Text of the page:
Machine learning (ML) uses linear and logistic regression techniques heavily. It also relies on feature engineering techniques (feature transform, kernel , etc).

Why is nothing about variable transformation (e.g.power transformation) mentioned in ML? (For example, I never hear about taking root or log to features, they usually just use polynomials or RBFs.) Likewise, why don't ML experts care about feature transformations for the dependent variable? (For example, I never hear about taking the log transformation of y; they just don't transform y.)

Edits: Maybe the question is not definitely, my really question is "is power transformation to variables not important in ML?"

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    $\begingroup$ I'd like to know why this was downvoted; it's actually an interesting question. $\endgroup$ Jan 10, 2015 at 15:37
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    $\begingroup$ I think most people would have taken a linear regression course prior to their first ML course. Surely, the stock LR course would contain a chapter on these things (transformations). Btw, I didn't downvote the question. $\endgroup$
    – user603
    Jan 10, 2015 at 18:02

3 Answers 3


The book Applied Predictive Modeling by Kuhn and Johnson is a highly-regarded practical machine learning book with a large section on variable transformation including Box-Cox. The authors claim that many machine learning algorithms work better if the features have symmetric and unimodal distributions. Transforming the features like this is an important part of "feature engineering".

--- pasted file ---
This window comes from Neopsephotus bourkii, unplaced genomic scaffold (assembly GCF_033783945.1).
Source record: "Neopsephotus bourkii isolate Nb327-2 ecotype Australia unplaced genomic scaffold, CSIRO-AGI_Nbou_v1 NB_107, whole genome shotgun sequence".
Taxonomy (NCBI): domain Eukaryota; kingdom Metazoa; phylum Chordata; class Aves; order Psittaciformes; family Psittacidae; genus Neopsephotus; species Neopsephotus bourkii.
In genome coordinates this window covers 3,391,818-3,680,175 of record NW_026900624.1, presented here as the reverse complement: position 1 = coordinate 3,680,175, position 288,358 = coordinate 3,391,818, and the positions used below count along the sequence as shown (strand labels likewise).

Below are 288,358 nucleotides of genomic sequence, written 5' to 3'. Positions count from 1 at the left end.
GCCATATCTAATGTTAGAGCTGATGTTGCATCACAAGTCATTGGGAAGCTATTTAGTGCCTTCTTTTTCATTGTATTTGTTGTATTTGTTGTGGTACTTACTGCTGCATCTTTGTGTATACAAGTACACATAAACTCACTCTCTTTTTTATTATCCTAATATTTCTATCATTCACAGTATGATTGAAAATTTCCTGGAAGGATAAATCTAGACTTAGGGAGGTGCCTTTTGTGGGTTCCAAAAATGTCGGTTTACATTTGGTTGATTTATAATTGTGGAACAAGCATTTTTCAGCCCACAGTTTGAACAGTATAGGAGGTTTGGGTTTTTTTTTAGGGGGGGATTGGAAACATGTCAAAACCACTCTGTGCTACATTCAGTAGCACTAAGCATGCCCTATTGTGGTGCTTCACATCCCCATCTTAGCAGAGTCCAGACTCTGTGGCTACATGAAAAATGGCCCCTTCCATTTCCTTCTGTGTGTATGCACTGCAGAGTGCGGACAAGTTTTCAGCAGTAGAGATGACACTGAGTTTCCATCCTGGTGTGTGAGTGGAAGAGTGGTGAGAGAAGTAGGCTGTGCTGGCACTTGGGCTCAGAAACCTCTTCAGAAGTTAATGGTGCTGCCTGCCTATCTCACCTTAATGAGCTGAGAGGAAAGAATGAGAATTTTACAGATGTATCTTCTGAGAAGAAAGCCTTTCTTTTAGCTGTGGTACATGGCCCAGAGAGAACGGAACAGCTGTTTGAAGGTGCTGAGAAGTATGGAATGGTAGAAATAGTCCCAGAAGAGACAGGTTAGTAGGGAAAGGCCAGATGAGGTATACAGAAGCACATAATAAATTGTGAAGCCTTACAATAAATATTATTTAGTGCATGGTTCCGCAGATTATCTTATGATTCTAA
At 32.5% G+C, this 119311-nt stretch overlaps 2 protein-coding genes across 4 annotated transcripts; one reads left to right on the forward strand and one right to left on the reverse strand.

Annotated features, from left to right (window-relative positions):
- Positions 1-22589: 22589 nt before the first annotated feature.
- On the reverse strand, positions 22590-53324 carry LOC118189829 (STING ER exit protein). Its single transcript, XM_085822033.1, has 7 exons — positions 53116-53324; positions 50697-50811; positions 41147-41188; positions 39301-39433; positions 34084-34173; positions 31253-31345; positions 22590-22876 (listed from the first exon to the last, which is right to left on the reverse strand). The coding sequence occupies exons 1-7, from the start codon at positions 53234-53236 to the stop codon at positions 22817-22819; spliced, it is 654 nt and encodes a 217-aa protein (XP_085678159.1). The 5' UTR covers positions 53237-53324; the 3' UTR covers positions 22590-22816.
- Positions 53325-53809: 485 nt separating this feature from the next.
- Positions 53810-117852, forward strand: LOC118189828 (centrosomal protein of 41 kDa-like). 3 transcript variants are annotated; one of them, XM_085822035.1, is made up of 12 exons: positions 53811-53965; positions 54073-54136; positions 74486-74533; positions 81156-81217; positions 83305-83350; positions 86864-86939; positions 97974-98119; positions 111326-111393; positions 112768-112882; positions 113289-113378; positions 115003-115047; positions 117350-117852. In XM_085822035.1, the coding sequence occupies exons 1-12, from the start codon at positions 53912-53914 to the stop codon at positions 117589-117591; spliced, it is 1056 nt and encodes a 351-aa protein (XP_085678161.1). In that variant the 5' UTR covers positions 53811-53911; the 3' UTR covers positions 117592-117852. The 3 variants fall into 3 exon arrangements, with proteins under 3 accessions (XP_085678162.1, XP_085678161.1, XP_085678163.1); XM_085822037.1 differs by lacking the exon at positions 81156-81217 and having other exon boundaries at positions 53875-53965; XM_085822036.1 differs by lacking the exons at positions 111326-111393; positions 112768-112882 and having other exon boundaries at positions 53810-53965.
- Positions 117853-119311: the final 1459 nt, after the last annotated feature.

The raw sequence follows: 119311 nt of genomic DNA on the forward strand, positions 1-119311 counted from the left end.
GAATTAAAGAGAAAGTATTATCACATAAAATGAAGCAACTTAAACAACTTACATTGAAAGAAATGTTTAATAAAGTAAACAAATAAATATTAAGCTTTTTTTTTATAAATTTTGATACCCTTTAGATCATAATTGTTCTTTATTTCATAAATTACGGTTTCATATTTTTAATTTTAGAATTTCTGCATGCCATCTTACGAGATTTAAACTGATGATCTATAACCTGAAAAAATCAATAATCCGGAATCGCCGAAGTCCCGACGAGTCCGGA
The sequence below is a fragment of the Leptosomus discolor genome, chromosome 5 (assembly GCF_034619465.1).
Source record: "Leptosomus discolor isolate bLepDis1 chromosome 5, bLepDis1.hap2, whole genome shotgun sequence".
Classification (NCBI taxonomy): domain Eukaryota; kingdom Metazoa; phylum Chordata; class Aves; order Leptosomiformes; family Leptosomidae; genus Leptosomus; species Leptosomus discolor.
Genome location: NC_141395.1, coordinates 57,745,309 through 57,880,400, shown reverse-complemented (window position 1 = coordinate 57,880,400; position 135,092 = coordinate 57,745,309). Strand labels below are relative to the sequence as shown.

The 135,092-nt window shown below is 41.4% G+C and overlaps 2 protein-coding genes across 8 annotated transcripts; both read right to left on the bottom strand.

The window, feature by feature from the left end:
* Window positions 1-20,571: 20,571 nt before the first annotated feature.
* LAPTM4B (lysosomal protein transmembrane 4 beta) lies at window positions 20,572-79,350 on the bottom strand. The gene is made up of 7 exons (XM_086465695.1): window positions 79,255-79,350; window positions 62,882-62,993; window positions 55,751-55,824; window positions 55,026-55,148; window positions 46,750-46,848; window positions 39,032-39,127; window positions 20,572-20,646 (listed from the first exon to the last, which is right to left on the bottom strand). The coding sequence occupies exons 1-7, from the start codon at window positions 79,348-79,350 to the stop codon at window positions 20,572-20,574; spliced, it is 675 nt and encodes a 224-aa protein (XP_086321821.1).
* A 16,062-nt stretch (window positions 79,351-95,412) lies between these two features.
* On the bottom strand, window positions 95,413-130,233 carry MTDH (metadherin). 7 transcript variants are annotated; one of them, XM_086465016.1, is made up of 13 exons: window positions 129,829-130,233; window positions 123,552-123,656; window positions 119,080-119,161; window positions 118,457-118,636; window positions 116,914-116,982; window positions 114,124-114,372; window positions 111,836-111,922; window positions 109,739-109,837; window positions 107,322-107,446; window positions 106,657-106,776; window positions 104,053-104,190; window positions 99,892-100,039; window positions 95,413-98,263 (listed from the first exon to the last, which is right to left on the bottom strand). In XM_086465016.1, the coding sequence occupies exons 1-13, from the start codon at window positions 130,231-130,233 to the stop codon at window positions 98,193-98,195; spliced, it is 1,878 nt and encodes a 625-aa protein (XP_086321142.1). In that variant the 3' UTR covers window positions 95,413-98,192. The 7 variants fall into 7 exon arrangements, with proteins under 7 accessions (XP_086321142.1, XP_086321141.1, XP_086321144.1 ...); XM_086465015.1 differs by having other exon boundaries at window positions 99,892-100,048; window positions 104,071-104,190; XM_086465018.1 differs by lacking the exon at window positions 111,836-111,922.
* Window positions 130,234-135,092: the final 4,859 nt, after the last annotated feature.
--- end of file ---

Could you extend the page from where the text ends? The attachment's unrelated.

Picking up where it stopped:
Well from my own perspective, quite often I am interested in the predictive distribution of the response variable, rather than just the conditional mean, and in that case it is better to use a likelihood that more correctly represents the target distribution. For instance, I like to use kernelised linear models rather than (say) support vector regression, because I can use a Poisson likelihood if I want to. As a lot of machine learning people are Bayesians, I suspect that using a different likelihood will seem more elegant than transformations (choosing an appropriate likelihood is generally the first step).


Here is my afterward thoughts.

I think it's because ML is largely deal with classification, and classification is no need for transforming y (y is categorical). ML usually deal with large independent variables (e.g. thousands in NLP ) and logistic regression doesn't require normality; I think that's why they don't use Box-Cox power transformation due to speed consideration. (note: I'm not familiar to power transformation.)

  • $\begingroup$ I thought that this answer to your own question seemed odd, until I reread your post and saw that it was about y, not x. So, yes, for classification, I would agree that transforming y does not make much sense. Transforming x can still help a lot of classification methods, from logistic regression to deep learning. $\endgroup$ Jan 20, 2022 at 17:29

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